FanFic - Michael/Maria
"Not Even the Rain"
Part 3
by loki
Disclaimer: The characters… not mine, well except for the two I made up. The poem at the end is not mine, it's by e.e. cummings.
Summary: It's a future-fic, set when they are all about 25. While it's primarily a M/M fic, there are lotsa people and issues popping up.
Category: Michael/Maria
Rating: PG-13
The next morning came without incident, and Maria sat up feeling well-rested and content – not remembering anything from the night before. Her memory was jarred by the small pile of tear-soaked tissues on the floor by her bed. Immediately, she felt her stomach drop as the image of Michael flashed in her head. Michael. In her store. With his girlfriend. She shook her head, trying to erase the memory, but it was still there.

‘Maybe a shower will help. A cold, cold shower.’

After her morning ritual of yoga and tea, Maria dragged herself downstairs to the studio. The shop wouldn’t be open for another hour and she could use the time to call in some orders. She leaned against the counter and flipped through the mail from the day before. ‘Bills, Bills, more bills. At least now I actually have the money to pay them.’ As she ripped open the first envelope, she heard a slight rapping at the glass door.

Maria peeked out from behind the door, ready to inform the over-eager shopper that the store wasn’t open yet. “Wonderful,” she grumbled to herself. “This is just what I need.” She stomped over to the door and unlocked it in a huff, turning around just as brusquely. “Lock it behind you, thank you very much,” she sniped.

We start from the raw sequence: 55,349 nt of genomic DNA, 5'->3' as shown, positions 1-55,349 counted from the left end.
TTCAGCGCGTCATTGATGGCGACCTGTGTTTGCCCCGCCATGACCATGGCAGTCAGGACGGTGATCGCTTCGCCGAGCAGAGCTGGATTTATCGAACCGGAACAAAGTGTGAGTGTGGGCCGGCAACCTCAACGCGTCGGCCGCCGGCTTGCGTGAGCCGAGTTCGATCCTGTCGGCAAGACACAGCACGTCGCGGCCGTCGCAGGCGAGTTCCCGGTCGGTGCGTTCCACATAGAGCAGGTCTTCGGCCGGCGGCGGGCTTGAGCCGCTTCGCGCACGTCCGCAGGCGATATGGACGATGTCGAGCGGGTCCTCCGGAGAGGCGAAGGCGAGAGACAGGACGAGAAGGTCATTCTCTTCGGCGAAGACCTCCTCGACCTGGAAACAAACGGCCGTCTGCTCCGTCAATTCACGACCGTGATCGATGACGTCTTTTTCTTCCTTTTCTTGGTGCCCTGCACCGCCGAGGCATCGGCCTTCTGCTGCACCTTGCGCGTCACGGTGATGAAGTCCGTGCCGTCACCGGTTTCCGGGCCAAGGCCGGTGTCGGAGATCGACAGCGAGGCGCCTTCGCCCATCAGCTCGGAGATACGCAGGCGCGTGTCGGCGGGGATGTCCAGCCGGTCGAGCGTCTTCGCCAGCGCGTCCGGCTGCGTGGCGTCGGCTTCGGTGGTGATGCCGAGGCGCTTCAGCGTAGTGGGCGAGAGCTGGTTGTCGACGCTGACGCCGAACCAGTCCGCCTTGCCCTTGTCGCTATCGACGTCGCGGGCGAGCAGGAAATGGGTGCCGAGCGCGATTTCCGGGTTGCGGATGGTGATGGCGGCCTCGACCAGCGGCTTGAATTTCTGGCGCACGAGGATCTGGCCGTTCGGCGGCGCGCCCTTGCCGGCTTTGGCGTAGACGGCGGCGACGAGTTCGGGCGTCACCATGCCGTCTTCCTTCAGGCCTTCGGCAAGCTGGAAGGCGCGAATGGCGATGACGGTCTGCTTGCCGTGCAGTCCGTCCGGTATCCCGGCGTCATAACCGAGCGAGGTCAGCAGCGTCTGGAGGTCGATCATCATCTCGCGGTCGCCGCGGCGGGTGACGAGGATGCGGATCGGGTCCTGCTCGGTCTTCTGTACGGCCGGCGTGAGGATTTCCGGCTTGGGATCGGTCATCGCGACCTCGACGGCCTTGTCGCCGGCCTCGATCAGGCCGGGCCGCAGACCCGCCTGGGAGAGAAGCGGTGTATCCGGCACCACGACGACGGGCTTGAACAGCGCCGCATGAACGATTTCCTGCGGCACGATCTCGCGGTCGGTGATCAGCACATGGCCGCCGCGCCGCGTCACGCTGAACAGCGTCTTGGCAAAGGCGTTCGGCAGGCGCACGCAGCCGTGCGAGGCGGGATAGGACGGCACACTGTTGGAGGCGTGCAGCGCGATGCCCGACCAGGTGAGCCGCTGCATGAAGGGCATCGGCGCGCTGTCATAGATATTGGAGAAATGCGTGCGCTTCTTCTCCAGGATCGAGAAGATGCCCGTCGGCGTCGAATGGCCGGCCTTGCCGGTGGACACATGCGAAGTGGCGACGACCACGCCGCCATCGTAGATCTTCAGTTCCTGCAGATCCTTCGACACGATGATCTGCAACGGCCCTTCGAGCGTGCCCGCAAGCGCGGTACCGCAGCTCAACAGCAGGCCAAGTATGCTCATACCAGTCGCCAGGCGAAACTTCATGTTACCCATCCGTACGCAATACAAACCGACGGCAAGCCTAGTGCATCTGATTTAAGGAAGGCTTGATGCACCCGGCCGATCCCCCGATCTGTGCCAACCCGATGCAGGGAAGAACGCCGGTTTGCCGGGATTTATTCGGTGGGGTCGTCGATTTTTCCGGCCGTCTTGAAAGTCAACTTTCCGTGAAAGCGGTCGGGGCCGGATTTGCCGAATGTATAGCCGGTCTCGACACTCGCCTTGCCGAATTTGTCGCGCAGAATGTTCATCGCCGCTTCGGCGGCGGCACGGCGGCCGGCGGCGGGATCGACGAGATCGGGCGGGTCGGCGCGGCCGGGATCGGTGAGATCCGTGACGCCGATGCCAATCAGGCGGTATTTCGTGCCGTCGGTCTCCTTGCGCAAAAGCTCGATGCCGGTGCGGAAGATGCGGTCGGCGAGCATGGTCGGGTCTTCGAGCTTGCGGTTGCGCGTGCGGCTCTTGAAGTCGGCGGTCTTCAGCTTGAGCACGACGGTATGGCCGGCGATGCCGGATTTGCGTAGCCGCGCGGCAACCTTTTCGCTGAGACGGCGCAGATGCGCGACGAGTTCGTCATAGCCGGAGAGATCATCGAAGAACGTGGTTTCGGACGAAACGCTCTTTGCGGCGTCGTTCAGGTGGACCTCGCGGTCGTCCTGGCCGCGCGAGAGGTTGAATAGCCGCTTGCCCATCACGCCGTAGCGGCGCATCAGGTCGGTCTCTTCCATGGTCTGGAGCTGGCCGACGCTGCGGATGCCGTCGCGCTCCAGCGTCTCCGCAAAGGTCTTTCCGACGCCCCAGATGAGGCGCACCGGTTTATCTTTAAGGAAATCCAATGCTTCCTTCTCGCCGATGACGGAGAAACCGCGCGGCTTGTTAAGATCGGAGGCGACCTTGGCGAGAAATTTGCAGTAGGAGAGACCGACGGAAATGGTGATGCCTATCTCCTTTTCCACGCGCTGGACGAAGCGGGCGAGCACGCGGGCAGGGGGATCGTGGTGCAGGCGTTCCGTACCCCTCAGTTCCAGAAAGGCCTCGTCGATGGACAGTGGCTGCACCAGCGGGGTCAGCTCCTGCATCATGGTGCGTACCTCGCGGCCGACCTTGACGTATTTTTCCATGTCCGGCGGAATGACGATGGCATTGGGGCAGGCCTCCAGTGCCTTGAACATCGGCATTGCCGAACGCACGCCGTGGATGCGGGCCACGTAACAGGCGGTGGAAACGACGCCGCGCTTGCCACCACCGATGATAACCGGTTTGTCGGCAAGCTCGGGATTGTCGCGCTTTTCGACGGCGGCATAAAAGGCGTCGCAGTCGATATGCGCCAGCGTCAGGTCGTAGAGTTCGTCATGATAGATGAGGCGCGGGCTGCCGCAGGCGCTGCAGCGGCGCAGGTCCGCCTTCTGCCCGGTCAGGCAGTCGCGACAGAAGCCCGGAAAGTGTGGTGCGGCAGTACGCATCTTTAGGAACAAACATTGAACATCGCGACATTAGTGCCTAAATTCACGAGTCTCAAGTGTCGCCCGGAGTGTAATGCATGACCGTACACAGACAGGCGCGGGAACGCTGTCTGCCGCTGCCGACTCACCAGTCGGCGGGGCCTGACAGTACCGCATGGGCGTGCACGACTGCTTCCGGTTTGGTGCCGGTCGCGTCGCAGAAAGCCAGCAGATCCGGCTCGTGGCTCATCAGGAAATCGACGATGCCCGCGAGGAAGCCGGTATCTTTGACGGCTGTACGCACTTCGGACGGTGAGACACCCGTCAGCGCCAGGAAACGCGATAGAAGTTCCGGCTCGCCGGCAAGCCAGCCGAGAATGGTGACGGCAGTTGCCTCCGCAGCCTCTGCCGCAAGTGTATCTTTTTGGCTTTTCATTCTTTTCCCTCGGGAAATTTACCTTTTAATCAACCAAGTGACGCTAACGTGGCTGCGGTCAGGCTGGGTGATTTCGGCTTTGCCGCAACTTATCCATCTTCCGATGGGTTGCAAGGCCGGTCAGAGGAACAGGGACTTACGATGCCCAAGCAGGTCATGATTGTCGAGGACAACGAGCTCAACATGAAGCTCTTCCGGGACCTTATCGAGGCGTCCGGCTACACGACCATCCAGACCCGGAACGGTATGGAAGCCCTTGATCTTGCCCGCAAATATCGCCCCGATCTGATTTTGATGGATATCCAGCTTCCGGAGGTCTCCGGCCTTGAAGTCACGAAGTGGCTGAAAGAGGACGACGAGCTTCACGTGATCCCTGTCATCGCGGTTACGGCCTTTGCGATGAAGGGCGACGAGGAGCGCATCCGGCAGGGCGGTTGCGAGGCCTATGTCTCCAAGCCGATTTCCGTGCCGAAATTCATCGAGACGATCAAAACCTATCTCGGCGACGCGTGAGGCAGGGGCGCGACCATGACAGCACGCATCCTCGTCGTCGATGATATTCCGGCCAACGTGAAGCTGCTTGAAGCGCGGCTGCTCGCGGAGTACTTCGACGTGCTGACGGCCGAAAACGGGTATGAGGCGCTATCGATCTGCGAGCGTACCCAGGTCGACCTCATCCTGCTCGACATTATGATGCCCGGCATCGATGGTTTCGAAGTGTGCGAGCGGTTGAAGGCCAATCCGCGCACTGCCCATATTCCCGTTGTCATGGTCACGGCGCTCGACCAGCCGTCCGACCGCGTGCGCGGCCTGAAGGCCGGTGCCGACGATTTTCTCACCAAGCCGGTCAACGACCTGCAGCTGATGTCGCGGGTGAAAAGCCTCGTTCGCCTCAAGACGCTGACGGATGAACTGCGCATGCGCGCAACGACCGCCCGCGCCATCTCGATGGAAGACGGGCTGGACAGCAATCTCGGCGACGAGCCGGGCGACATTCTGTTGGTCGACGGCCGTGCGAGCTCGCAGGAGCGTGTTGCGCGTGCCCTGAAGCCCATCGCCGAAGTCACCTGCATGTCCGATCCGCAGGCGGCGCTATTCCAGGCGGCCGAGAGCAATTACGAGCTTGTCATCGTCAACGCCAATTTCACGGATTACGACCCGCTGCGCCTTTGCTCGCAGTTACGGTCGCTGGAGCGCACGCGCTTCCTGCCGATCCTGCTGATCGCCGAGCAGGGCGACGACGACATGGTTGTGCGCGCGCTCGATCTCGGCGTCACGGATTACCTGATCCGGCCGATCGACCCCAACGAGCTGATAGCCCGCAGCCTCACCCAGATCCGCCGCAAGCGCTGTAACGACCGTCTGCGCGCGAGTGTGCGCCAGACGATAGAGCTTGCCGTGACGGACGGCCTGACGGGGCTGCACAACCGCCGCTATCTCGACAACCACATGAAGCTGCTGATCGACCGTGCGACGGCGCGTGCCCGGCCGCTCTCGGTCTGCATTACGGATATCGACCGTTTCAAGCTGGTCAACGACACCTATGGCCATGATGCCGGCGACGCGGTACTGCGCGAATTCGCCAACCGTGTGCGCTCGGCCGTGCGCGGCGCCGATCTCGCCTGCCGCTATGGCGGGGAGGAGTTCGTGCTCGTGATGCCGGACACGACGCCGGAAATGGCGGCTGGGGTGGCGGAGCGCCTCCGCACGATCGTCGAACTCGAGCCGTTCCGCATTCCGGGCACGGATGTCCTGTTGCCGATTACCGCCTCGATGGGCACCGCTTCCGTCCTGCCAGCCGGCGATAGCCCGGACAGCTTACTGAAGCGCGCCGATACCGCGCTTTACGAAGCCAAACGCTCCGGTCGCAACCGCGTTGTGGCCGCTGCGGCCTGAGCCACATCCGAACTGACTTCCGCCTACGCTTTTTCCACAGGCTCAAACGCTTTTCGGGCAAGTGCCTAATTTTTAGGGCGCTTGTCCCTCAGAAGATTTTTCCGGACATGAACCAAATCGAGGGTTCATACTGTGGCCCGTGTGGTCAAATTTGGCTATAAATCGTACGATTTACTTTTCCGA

Michael wordlessly locked the door and followed her into the back room. Maria sat down in a chair and looked up at him, her eyes burning, making his skin tingle.

“What do you want Michael? Oh, and before you answer that – let me just say that we suddenly had a rush on engagement rings, and I don’t think that I’ll be able to help you out in that department.” She sneered.

“What?” He asked, confused. “Oh, no. Not that. She doesn’t know what she’s talking about.”

“Fine, then why are you here?”

“I came by… to see you.” He glanced away from her.

“Oh, you came by to see me. Because…?” She waited for an answer. Sucking her teeth angrily, Maria continued. “Because you have been so concerned about me and how I’ve been doing for the past five years? Because you couldn’t drop anyone a line – not even Isabel or Max – all this time? Because, because, because…” Narrowing her eyes, she watched him study the poster on the opposite wall. “What are you even doing around here, anyway?”

Finally, he looked back at her. “Her grandfather died and we’re here to settle some estate stuff. Well, Lydia’s here to settle estate stuff. I just came along for the ride.”

“Lydia.” Maria smirked to herself.

“Yes, Lydia. And?” He asked, a little annoyed.

“Oh, nothing. I just watched ‘The Fisher King’ last night.” Michael stared at her blankly. “It’s a movie. Robin Williams? Of course you’ve never seen it.” Maria rolled her eyes. “Anyway, there’s this song that he sings: ‘Have you seen Lydia? Lydia, Lydia, Lydia – Lydia the tattooed lady…’” She waved her hand quickly, in an attempt to dispel the thought that she was mocking him. “Not that I’m making any comment on your girlfriend. It’s just a song…”